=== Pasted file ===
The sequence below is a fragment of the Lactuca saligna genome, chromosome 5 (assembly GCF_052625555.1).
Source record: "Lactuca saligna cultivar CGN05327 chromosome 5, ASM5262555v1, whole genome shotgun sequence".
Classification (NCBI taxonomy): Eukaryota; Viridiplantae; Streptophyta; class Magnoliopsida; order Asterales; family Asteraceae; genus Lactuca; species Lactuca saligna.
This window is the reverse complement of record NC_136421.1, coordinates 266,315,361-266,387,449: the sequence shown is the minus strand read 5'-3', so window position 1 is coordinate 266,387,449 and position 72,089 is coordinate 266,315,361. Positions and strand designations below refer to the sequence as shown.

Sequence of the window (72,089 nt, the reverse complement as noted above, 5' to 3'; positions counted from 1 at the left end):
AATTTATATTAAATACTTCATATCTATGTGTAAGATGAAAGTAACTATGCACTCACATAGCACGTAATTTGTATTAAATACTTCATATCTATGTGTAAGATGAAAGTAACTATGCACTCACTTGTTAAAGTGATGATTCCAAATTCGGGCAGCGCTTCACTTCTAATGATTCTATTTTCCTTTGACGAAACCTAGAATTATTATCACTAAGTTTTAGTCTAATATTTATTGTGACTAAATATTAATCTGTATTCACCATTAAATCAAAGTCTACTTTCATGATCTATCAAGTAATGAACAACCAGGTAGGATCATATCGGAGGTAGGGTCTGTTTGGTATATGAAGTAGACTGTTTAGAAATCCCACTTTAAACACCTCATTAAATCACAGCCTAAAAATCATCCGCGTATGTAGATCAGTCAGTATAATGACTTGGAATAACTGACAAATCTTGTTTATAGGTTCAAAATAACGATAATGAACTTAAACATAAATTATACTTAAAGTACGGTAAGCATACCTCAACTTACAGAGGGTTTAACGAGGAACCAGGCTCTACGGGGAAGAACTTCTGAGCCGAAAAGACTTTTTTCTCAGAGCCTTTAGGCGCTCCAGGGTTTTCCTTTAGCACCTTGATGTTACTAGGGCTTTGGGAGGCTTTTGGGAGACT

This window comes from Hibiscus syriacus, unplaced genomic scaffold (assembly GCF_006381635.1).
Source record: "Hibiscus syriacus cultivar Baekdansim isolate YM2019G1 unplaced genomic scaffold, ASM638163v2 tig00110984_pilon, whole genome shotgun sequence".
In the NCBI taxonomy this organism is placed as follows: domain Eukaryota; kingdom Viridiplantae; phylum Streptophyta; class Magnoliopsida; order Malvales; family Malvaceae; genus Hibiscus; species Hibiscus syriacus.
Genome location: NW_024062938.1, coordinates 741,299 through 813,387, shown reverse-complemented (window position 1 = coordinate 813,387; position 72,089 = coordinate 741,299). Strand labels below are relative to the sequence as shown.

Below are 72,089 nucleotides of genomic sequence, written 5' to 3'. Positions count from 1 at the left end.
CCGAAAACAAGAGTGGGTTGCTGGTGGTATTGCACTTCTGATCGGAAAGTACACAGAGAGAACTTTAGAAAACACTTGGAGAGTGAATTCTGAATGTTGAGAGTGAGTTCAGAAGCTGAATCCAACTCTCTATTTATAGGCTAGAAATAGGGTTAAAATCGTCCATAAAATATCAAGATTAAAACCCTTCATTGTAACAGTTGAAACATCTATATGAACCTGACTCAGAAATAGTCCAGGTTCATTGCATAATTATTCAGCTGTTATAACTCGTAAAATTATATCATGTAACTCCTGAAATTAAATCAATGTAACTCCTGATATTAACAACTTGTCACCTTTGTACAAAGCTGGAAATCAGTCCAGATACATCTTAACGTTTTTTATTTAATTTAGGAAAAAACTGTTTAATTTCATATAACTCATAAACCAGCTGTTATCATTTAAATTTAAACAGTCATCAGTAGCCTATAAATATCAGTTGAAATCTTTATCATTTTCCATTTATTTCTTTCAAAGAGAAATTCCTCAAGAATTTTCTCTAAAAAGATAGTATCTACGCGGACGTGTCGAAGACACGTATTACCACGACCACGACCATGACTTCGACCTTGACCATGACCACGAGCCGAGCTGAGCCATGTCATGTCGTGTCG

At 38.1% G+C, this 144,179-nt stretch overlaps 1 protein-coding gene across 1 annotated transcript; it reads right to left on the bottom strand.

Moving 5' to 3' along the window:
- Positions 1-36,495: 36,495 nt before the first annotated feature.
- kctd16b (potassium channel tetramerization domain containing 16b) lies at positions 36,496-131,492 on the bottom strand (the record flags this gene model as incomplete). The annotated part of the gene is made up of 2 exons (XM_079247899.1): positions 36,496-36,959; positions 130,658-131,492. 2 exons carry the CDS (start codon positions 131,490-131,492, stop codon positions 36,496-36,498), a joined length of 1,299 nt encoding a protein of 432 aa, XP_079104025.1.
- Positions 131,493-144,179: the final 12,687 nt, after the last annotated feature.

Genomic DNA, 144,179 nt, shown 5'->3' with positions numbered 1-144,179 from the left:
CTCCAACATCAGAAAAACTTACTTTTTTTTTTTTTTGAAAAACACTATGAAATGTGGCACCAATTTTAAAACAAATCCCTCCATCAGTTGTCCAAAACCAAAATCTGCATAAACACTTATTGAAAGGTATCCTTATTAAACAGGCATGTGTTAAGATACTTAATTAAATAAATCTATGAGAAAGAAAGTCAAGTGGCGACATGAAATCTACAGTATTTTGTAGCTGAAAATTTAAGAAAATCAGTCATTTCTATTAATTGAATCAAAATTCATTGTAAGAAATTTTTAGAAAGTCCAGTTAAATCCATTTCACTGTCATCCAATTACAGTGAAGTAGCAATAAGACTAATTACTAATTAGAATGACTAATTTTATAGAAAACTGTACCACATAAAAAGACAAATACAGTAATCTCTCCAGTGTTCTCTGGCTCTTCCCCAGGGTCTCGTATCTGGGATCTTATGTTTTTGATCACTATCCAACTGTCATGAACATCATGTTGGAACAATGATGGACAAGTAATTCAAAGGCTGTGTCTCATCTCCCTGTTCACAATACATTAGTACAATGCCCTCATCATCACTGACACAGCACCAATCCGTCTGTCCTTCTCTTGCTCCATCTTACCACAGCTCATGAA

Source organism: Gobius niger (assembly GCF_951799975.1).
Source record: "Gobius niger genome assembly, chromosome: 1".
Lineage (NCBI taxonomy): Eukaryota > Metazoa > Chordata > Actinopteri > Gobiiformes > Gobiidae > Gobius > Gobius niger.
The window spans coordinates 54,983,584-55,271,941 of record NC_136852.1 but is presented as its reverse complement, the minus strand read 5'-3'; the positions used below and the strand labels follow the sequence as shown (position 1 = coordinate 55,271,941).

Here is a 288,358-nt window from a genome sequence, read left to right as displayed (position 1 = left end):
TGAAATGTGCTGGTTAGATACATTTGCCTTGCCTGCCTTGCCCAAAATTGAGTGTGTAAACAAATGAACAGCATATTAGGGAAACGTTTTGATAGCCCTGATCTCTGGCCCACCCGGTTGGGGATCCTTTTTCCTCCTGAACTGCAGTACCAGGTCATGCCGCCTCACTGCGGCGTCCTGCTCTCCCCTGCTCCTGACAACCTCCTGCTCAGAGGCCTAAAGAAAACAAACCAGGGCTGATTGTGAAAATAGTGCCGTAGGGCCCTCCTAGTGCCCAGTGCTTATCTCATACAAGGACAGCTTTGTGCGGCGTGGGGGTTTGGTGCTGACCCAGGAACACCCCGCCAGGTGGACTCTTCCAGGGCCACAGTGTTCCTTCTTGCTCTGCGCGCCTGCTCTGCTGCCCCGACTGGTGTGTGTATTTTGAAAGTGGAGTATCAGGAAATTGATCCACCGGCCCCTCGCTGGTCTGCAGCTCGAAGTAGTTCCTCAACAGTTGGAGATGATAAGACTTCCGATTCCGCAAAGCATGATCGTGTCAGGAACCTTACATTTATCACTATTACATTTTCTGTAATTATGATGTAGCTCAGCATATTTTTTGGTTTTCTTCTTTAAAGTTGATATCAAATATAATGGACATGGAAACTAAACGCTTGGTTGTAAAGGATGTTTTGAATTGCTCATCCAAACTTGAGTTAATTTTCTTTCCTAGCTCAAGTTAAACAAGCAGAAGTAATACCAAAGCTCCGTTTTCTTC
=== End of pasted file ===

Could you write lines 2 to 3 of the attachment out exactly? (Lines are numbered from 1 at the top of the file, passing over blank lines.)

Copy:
Source record: "Lactuca saligna cultivar CGN05327 chromosome 5, ASM5262555v1, whole genome shotgun sequence".
Classification (NCBI taxonomy): Eukaryota; Viridiplantae; Streptophyta; class Magnoliopsida; order Asterales; family Asteraceae; genus Lactuca; species Lactuca saligna.